Durham City Manager Wanda Page announced Monday that a veteran Triangle law enforcement leader will become the city’s new police chief.

Patrice Andrews, who has served at the helm of the Morrisville Police Department since 2016, will join the Durham force in November, according to a city press statement.

Andrews will become the second African American woman to lead the department, replacing Durham’s first, Cerelyn “CJ” Davis, whose five-year stint ended on June 1 when she left to become chief of police in Memphis, Tennessee.

Page said that during an “intensive interview process” with three other finalists, Andrews emerged as the candidate who possesses the right combination of leadership skills, training, and knowledge to lead the department. 

“I am confident that Chief Andrews is the right leader for Durham, where she spent most of her law enforcement career,” Page said. “I am happy to welcome her back to Durham, where she also has deep family roots and developed lasting relationships in the community while working and living here.”

The city’s choice marks a return to home and family, along with a return to where Andrews started her career in law enforcement more than 25 years before.

A graduate of North Carolina Central University where she earned a bachelor’s degree in criminal justice, it was here in the Bull City where Andrews rose through the ranks of the police department, starting in 1997, when she walked the beat as a patrol officer.

Andrews was promoted to district commander, earned the rank of captain, and supervised units within the Criminal Investigation Division, including the Special Victims, Homicide, Domestic Violence, and Fraud units, according to the release.

Andrews’ duties included responding to major incidents reported to the department, including homicides.

The police department also relied on Andrews’ technical prowess and strategies she helped to develop that assisted the Forensics and Intelligence/Crime Analysis Unit with crime investigations.

In the release Page also noted that Andrews has amassed a battery of experiences while serving as a sergeant with the police department’s High Enforcement Abatement Team, a street-level gang and narcotics enforcement unit. Her previous work with the department includes serving as a detective corporal, investigative corporal, police corporal, and investigator with the police department’s Special Operations Division.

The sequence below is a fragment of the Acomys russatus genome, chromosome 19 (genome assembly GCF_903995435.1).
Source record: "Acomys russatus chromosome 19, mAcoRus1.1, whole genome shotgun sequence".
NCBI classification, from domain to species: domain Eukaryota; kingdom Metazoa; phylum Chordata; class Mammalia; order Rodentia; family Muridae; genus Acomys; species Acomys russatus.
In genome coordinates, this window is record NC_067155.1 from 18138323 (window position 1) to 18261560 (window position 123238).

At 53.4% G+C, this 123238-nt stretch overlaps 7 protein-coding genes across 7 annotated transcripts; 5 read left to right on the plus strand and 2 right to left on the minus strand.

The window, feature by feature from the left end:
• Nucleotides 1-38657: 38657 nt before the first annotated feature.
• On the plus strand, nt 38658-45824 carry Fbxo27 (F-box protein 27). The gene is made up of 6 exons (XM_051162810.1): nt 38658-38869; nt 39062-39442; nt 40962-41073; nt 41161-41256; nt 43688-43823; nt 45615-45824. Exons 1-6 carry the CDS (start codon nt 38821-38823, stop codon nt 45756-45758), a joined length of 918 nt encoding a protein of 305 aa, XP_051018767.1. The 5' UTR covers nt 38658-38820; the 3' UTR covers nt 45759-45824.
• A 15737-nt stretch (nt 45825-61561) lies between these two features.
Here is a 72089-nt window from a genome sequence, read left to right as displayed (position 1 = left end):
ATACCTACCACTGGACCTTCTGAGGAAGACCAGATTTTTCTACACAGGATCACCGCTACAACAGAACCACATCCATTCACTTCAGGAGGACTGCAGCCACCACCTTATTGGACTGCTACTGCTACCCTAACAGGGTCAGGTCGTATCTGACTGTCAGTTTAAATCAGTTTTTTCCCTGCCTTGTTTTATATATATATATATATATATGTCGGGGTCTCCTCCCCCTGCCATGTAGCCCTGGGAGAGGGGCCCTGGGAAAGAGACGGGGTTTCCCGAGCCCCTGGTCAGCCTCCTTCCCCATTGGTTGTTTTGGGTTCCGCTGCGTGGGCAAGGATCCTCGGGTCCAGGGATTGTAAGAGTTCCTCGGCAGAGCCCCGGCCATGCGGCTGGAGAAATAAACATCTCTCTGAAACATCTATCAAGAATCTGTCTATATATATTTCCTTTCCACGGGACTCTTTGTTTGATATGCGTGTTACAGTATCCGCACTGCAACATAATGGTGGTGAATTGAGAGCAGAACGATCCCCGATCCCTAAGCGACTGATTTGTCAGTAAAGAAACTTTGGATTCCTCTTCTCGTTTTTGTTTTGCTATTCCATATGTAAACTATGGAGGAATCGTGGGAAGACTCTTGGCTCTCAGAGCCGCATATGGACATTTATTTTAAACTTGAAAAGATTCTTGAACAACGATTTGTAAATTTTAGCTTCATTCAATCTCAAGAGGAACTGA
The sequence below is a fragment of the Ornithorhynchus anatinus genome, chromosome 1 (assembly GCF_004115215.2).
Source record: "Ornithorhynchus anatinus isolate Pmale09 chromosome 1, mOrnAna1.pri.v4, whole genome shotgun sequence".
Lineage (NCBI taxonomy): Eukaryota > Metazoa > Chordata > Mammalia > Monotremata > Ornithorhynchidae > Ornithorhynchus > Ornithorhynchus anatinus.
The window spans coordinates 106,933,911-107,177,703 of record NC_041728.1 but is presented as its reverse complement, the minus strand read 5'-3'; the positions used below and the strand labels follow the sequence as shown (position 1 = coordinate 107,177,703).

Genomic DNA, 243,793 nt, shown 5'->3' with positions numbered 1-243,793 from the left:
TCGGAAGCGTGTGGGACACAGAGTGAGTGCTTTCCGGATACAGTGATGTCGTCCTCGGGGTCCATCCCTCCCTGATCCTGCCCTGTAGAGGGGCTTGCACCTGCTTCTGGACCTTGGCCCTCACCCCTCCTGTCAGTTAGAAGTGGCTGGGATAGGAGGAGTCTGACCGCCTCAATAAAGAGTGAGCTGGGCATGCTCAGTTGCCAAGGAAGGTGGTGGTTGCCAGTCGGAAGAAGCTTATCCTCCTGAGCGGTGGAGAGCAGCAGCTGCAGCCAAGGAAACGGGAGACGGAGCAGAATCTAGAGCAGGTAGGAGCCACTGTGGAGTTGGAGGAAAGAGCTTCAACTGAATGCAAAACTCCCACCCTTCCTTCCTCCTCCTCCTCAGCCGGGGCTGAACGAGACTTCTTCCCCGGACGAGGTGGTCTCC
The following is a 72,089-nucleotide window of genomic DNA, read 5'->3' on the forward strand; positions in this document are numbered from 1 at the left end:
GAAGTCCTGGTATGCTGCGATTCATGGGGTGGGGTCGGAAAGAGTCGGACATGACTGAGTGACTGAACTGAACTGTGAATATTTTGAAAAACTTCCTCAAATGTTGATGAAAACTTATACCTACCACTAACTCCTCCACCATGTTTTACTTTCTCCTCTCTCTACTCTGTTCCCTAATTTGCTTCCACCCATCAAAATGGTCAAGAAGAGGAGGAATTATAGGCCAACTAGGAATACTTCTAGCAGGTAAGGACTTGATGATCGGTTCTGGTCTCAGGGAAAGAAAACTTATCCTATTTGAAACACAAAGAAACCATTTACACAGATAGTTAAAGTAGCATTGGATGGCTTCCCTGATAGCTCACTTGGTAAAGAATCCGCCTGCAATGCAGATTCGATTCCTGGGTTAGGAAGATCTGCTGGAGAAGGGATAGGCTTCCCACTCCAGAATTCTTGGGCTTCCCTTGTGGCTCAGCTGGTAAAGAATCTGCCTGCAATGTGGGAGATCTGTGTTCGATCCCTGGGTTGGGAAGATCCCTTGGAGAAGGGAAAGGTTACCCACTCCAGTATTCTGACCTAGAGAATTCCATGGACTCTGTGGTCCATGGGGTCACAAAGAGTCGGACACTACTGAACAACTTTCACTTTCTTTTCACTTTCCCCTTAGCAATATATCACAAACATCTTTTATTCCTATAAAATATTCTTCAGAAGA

While serving as chief of the Morrisville police, Andrews was responsible for all operations of the department, started a body camera program, and worked with surrounding agencies to develop and implement a response to the death of George Floyd, which culminated in Morrisville’s adoption of the Project 8 Can’t Wait recommendations for less restrictive use of force policies.

Following Floyd’s death, Andrews said she was “outraged, disgusted and filled with an overwhelming range of emotions that cannot be articulated properly.”

She added that Floyd’s murder and subsequent global protests sparked a renewal in the Morrisville community “to ensure that we are operating within guidelines both by policy and practice.”

Andrews’ skill set will be tested during a period when the city is being plagued by an increase of ongoing, oftentimes deadly gun violence.

Last month, the police department reported 32 people had been killed as a consequence of gun violence. By comparison, 22 people were shot dead during the same period last year, and 26 in 2019.

Similarly, police responded to 579 shootings by mid-September. There were 688 last year, and 493 in 2019. The gunfire left 198 shot; 225 were struck last year, and 132 during the same period in 2019.

The shootings also reached a dismal low point late last month when three people were slain over a 48-hour period in South Durham.

As previously reported by the INDY, deadly gunshots from the real world punctured the nurturing academic village at N.C. Central University, killing two men in a school parking lot while a football game was taking place on the campus. 

Days after the fatal shootings prompted NCCU Chancellor Johnson O. Akinleye to plead with city, county, and state officials to devote more resources and attention to the issues of crime in the Bull City. 

Two days later, another shooting in broad daylight took the life of another man, just across the street from the university’s campus.

Page, in the release, noted that during the interview process, which included a panel of the city’s business, faith-based and law enforcement leaders, Andrews consistently demonstrated that she would be a “progressive and innovative 21st century policing leader.” 

Andrews, in the release, called her return to Durham “a full-circle moment for me during a pivotal time” for the city and police department. 

“I am committed to working collaboratively with the City of Durham management team, members of the Durham Police Department, and the entire Durham community to build upon established successes and identify innovative strategies to reduce violent crime while addressing recruiting, retention, and morale,” she said. “Durham is a vibrant, inclusive community with a rich civil rights history where all are welcome to live, work, and play. I look forward to the future that we will create together.” 

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